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Tuesday 18 June 2019

Stolen statues missing since 2011 found

Gardaí have recovered four stolen limestone statues which were stolen in Charleville in 2011
Gardaí have recovered four stolen limestone statues which were stolen in Charleville in 2011
Gardaí have recovered four stolen limestone statues which were stolen in Charleville in 2011.

Ralph Riegel

Four historic statues stolen from an Irish castle have been recovered after being discovered abandoned in a Clare field.

The four large limestone statues - two of Royal eagles and one each of Oliver Cromwell and William of Orange - were stolen from Milltown Castle outside Charleville, Co Cork in 2011.

Gardaí have recovered four stolen limestone statues which were stolen in Charleville in 2011.
Gardaí have recovered four stolen limestone statues which were stolen in Charleville in 2011.

Each of the eagles had been mounted on three metre high pillars along an access roadway to the castle.

The two other stone works were life sized busts of the two generals.

The thefts, on July 18 2011, were believed to be the work of a gang specialising in Irish collectibles.

Cutting equipment and a heavy truck with a mounted crane were used to remove all four items given their weight.

At the time, fears had grown that the four stone works had been smuggled abroad for sale.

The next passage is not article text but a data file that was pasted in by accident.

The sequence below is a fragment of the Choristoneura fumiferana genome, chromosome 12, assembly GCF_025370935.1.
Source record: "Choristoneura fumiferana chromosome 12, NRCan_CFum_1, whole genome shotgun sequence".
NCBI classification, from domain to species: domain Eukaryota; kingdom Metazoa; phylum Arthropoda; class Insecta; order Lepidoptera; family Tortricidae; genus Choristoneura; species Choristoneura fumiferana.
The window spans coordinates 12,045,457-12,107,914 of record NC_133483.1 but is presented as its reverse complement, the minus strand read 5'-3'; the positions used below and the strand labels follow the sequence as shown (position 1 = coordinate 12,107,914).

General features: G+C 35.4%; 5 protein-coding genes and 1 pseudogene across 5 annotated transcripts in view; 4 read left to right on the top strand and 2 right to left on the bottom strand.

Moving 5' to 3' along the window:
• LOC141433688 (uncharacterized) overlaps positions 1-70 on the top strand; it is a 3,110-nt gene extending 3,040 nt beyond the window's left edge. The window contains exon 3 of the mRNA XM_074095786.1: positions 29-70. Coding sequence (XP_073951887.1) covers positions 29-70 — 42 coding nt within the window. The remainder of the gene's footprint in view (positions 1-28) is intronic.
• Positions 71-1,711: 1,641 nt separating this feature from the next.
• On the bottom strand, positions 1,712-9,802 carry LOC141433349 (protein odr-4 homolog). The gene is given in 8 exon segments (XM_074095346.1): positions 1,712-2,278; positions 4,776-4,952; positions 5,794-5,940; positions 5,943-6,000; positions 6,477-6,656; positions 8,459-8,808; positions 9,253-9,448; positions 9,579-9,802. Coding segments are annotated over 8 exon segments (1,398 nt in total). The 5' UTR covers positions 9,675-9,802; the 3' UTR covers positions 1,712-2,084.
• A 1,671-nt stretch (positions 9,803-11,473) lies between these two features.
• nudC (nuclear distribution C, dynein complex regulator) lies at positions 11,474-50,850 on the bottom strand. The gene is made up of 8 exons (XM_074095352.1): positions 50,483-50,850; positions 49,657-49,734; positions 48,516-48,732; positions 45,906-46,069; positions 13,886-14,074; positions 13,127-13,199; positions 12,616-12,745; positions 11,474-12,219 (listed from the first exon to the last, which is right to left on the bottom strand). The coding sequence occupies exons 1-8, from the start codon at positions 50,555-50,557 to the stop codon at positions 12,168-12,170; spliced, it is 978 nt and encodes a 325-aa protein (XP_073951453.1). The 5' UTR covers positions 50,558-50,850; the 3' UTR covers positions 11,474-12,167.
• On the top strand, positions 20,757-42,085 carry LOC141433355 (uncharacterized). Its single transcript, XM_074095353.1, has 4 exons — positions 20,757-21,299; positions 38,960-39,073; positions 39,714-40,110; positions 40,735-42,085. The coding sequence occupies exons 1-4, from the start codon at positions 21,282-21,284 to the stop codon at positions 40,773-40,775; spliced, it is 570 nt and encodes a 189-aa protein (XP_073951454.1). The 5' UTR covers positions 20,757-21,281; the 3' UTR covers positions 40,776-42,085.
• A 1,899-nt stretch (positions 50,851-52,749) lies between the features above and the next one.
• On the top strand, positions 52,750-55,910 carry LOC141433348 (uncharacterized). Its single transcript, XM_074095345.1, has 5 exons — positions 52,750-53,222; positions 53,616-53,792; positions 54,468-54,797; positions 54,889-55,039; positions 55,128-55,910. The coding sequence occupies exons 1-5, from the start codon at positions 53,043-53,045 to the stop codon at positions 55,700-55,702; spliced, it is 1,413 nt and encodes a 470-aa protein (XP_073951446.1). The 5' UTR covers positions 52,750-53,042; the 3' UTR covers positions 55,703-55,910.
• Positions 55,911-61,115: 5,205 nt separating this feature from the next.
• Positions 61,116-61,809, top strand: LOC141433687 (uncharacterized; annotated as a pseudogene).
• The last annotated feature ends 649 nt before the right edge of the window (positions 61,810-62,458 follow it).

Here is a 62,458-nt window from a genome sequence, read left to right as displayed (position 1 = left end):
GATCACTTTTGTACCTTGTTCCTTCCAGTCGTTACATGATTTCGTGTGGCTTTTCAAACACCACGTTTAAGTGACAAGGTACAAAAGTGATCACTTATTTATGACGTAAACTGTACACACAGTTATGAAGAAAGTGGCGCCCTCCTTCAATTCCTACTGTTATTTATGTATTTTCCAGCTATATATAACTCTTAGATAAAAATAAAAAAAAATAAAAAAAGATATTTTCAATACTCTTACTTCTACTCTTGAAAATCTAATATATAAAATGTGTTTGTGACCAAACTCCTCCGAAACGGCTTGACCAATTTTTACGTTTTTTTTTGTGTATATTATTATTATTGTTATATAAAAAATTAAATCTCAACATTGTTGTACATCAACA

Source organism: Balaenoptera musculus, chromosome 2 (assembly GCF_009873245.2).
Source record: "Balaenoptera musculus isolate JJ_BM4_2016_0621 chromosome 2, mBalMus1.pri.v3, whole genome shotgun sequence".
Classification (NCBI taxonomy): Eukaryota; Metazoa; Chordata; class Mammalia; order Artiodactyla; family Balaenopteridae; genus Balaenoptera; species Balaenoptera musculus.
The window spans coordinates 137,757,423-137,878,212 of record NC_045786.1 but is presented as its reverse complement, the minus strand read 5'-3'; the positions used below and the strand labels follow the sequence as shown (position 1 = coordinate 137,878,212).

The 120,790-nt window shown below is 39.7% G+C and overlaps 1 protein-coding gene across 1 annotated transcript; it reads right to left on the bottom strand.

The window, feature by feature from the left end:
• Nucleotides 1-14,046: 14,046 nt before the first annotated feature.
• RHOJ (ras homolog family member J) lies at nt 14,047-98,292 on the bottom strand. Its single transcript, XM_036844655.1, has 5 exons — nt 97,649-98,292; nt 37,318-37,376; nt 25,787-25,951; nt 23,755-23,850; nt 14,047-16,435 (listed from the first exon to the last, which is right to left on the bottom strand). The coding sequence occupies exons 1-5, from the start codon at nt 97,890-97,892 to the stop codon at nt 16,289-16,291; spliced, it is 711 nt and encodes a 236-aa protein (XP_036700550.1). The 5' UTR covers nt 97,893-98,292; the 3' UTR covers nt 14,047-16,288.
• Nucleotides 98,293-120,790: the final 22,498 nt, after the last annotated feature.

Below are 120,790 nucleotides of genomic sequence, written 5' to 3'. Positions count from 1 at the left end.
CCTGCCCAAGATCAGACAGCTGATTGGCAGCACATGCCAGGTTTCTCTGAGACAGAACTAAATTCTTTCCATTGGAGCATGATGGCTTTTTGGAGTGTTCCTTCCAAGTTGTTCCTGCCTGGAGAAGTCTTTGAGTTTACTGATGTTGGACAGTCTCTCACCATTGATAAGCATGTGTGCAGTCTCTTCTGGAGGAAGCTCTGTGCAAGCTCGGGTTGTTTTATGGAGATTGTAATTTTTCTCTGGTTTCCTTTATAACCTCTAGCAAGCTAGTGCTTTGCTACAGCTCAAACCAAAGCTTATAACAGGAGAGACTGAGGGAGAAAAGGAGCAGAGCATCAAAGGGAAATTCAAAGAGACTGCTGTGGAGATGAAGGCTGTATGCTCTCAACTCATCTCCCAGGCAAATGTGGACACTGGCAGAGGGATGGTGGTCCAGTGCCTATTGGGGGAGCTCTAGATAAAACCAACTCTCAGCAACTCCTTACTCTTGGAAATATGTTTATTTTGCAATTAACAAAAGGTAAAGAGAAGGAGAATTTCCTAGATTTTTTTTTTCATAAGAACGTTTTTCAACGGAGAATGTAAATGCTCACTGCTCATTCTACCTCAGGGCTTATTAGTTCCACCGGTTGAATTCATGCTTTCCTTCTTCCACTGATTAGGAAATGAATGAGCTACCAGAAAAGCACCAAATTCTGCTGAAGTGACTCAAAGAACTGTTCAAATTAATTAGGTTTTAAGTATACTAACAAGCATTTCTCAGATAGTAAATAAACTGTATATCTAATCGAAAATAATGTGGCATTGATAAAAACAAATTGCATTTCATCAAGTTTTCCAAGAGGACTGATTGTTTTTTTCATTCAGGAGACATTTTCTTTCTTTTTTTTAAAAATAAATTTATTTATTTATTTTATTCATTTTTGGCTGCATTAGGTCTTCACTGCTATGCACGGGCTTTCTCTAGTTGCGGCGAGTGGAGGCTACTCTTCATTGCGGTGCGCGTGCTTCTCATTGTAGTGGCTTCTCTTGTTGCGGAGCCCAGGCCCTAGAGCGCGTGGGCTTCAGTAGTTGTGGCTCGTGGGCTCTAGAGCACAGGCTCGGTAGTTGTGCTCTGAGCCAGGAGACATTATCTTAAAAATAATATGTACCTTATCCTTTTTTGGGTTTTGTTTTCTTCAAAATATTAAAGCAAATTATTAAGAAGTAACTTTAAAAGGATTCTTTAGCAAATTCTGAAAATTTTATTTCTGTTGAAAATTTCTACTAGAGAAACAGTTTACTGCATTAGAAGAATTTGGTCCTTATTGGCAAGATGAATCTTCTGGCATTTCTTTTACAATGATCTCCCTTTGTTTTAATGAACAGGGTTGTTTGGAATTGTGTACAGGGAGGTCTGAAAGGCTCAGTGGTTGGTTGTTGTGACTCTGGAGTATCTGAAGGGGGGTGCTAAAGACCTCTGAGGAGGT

Because the statues were carved from limestone and were badly worn, it is suspected they did not attract a high price on the black market.

All four statues were installed in the late 18th Century by the then-owners, the Bruce family.

However, a man out walking on February 8 near Cratloe in Clare, stumbled across the statues on lands adjacent to an old outhouse.

He realised the statues were not connected with the property involved and he contacted the Gardaí.

It was quickly confirmed that the stone works were the missing statues from Milltown Castle.

The owners of Milltown Castle were contacted and Gardaí are now in the process of returning the statues to their original site.

All four pieces will now be assessed for possible repair before they are replaced at their original sites.

It is unclear how long the statues may have lain in the Clare field.

One Garda source said it is believed the thieves may have become concerned about being traced if the stone works were sold on the black market.

"There was a lot of media interest in the theft eight years ago particularly because of the fact statues of Oliver Cromwell and William of Orange were involved," one Garda source said.

"It is possible the thieves were worried about being traced given the high profile given the theft of the statues."

Gardaí have now appealed for anyone who may have information about the thefts or who may have seen suspicious activity in the Cratloe area of Clare to contact them.

Mallow Gardaí are leading the investigation into the theft and anyone with information should contact (022) 31450.

Castle owners across Ireland have undertaken major security reviews given a spate of thefts over recent years targeting statues, historic relics and even pieces of ironwork.

Speaking in 2011, the late Claude Keane, then owner of Milltown, said the thefts were very upsetting and were like losing a member of the family.

"They were part of our lives," he said.

"We saw them every day as we came and went."

"I believe the statues have no material value. The statues bothered nobody - although the IRA broke the nose off Cromwell in 1921 when they hit it (the statue) with a hammer."

The Keane family have welcomed the return of the statues and appealed for privacy.

Sadly, Claude Keane Snr died in 2016 and did not live to see the return of the famous artefacts.

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